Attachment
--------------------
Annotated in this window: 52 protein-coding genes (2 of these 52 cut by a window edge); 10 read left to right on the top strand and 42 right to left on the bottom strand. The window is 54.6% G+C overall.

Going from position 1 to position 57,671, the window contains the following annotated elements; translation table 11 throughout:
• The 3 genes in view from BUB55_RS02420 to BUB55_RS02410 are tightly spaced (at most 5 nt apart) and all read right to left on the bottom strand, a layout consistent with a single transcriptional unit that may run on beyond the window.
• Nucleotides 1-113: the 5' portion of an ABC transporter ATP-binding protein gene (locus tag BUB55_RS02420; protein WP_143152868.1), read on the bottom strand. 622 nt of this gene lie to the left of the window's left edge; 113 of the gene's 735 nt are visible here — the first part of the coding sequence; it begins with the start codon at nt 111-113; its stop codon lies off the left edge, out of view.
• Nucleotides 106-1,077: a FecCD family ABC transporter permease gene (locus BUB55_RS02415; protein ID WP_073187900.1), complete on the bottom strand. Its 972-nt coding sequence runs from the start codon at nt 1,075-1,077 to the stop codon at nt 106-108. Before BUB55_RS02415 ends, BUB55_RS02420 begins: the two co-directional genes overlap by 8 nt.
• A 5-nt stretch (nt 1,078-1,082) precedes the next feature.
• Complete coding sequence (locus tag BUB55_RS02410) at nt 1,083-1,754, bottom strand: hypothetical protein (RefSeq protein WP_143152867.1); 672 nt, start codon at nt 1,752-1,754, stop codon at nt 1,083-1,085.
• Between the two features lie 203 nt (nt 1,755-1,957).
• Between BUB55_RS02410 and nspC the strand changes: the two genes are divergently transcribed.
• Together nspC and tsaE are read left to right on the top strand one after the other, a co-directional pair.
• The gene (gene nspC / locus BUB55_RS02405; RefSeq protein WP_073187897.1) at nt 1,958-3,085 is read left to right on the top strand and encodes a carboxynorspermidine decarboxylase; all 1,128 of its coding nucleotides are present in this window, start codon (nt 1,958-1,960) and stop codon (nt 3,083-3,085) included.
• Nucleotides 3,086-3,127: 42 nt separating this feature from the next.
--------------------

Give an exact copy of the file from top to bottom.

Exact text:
Annotated in this window: 52 protein-coding genes (2 of these 52 cut by a window edge); 10 read left to right on the top strand and 42 right to left on the bottom strand. The window is 54.6% G+C overall.

Going from position 1 to position 57,671, the window contains the following annotated elements; translation table 11 throughout:
• The 3 genes in view from BUB55_RS02420 to BUB55_RS02410 are tightly spaced (at most 5 nt apart) and all read right to left on the bottom strand, a layout consistent with a single transcriptional unit that may run on beyond the window.
• Nucleotides 1-113: the 5' portion of an ABC transporter ATP-binding protein gene (locus tag BUB55_RS02420; protein WP_143152868.1), read on the bottom strand. 622 nt of this gene lie to the left of the window's left edge; 113 of the gene's 735 nt are visible here — the first part of the coding sequence; it begins with the start codon at nt 111-113; its stop codon lies off the left edge, out of view.
• Nucleotides 106-1,077: a FecCD family ABC transporter permease gene (locus BUB55_RS02415; protein ID WP_073187900.1), complete on the bottom strand. Its 972-nt coding sequence runs from the start codon at nt 1,075-1,077 to the stop codon at nt 106-108. Before BUB55_RS02415 ends, BUB55_RS02420 begins: the two co-directional genes overlap by 8 nt.
• A 5-nt stretch (nt 1,078-1,082) precedes the next feature.
• Complete coding sequence (locus tag BUB55_RS02410) at nt 1,083-1,754, bottom strand: hypothetical protein (RefSeq protein WP_143152867.1); 672 nt, start codon at nt 1,752-1,754, stop codon at nt 1,083-1,085.
• Between the two features lie 203 nt (nt 1,755-1,957).
• Between BUB55_RS02410 and nspC the strand changes: the two genes are divergently transcribed.
• Together nspC and tsaE are read left to right on the top strand one after the other, a co-directional pair.
• The gene (gene nspC / locus BUB55_RS02405; RefSeq protein WP_073187897.1) at nt 1,958-3,085 is read left to right on the top strand and encodes a carboxynorspermidine decarboxylase; all 1,128 of its coding nucleotides are present in this window, start codon (nt 1,958-1,960) and stop codon (nt 3,083-3,085) included.
• Nucleotides 3,086-3,127: 42 nt separating this feature from the next.